• Dr. Ray E. Heiple, Jr.

The Evil of Sin

For as many as are of the works of the law are under the curse; for it is written, “Cursed is everyone who does not continue in all things which are written in the book of the law, to do them.” Galatians 3:10NKJV


Question 152 of the Larger Catechism asks, “What doth every sin deserve at the hands of God?” It gives the answer, “Every sin, even the least, being against the sovereignty, goodness, and holiness of God, and against his righteous law, deserveth his wrath and curse, both in this life, and that which is to come; and cannot be expiated but by the blood of Christ.” For the past few weeks we’ve been looking at the many circumstances that make some sins worse than others. While that is an important Biblical truth, it is also crucial for us to understand and affirm that every sin, no matter how “small,” still deserves the everlasting wrath and curse of God.


“To err is human, to forgive is divine.” Though there is some truth in this saying, there is a lot of error as well! Perhaps the most foundational inaccuracy is the first part of the statement, “To err is human.” If, by erring, we are talking about sinning and not just being wrong about something, then it is simply not true to describe humanness as “one who errs.” God made man upright, without any sin. Therefore, by sinning man did not become more human but actually less. We could say “To err is against what humans should be, what they were made to be. To err makes one less human.” Furthermore, Scripture tells us why God made man upright: in order to bear the image of God before all of creation: “Then God said, ‘Let Us make man in Our image, according to Our likeness; let them have dominion over the fish of the sea, over the birds of the air, and over the cattle, over all the earth and over every creeping thing that creeps on the earth,’” (Gen. 1:26). Man was made like God, in order to take care of God’s creation, for God.


God’s creation of man manifested His sovereignty, goodness, and holiness. Man was “fearfully and wonderfully” made (Ps. 139:14). All that he needed was amply supplied to him in the paradise which was the Garden of God. The creation was blessed. The animals responded to man’s every word. His perfect wife was by his side. Together they shared the highest place among God’s works, for they were given the inestimable privilege to rule over, care for, and protect all of it for God’s glory and their everlasting good. They alone were made like God: rational, moral, sinless. They would never grow old, get sick, or die… unless they did the unthinkable; unless they rebelled against the God who gave and continued to give them life, breath, health, goodness, honor, dignity, meaning, purpose, and all things.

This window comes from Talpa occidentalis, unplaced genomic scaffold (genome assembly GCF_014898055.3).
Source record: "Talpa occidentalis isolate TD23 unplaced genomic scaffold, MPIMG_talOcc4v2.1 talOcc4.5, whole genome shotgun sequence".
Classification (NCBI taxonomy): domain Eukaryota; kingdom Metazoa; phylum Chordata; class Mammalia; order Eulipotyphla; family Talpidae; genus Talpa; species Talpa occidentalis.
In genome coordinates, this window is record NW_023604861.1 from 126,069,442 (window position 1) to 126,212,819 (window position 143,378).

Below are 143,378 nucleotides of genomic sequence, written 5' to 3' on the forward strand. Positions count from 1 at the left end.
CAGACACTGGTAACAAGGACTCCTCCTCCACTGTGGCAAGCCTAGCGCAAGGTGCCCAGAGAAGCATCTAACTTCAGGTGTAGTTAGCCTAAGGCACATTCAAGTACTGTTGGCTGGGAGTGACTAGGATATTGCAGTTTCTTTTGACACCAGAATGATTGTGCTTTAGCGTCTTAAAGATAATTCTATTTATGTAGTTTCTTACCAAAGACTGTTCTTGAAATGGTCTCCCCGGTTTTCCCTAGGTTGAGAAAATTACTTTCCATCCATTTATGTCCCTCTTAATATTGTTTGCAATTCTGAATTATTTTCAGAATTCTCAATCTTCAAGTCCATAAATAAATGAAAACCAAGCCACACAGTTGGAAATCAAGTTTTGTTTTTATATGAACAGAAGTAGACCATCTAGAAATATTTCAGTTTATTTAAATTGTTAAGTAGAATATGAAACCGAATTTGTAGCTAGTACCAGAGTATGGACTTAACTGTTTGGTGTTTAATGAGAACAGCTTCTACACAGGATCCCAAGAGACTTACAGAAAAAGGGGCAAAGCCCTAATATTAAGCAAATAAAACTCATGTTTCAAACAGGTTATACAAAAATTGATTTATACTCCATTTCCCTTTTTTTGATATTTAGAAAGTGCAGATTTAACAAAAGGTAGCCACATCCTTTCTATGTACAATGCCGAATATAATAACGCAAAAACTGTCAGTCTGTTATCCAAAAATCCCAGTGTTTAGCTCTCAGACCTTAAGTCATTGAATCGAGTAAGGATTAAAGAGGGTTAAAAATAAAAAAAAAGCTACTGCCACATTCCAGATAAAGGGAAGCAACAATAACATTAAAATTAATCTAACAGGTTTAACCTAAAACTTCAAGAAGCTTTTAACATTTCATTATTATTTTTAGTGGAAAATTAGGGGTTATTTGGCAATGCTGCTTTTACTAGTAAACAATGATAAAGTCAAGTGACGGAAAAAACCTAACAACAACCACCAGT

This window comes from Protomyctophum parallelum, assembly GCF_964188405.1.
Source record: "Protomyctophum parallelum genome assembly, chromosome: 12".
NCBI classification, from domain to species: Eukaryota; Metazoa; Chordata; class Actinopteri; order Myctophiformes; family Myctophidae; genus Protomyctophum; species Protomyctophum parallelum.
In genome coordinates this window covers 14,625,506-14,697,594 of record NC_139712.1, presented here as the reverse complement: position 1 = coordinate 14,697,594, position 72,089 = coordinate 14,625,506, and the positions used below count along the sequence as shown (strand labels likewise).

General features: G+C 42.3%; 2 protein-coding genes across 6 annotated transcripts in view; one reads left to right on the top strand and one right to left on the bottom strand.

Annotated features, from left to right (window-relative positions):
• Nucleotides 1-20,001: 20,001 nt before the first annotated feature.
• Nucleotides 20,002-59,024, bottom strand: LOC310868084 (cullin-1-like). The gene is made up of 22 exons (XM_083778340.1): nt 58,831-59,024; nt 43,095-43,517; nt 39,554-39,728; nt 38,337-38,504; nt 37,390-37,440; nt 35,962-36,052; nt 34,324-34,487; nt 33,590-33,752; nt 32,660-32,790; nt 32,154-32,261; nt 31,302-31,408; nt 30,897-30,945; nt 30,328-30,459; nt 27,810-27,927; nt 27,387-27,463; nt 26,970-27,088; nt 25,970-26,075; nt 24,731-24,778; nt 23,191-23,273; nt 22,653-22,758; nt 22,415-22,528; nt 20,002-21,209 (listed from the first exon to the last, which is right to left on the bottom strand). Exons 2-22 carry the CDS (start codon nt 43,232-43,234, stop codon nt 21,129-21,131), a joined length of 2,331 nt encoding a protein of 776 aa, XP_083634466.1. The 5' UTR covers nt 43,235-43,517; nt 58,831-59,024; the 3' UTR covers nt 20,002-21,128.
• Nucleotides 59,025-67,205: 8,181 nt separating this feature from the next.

Stated in this fashion we can better see how monstrously wicked sin is. Sin is rebellion against the known will of God. This is what the Catechism means when it says that sin is “against the sovereignty” of God, for it is talking about God’s preceptive will whereby He sovereignly commands man to obey Him. God is the ultimate sovereign and He has declared His will to man, His image- bearer, in the form of rationally expressed laws. Thus, every sin is against God’s sovereign right to rule as king over all. Every sin is then the greatest offense possible to God in that it robs Him of the honor of being who He is: king. Particularly, every sin is against God’s goodness. God’s law is good and perfectly good. It would only do good to man, for it is God’s expressed goodwill toward man. So that when we sin, we sin against God’s good intention for us. Likewise, seeing that God is holy and thus opposite and adverse to all evil, every sin by definition transgresses the holiness of God. Finally, because God is perfectly righteous and His laws only command what is righteous, to break them is to be unrighteous.


Seen in this light, sin really is a contradiction of all that God is and all that God delights in. So that if God were to let sin go unpunished, even partially, God would cease to be God, for sin would ultimately triumph over some aspect of God’s perfect will for Himself and for all things. Such cannot be! The judge of all the earth will do right. He will fully perform all of His perfect will and nothing will stop Him. But that means that all sin and every sinner must have perfect justice done upon him. We will consider what that means, Lord willing, next week!

A member of the Presbyterian Church in America (PCA)

Reformed doctrine. Reverent worship. Real life.

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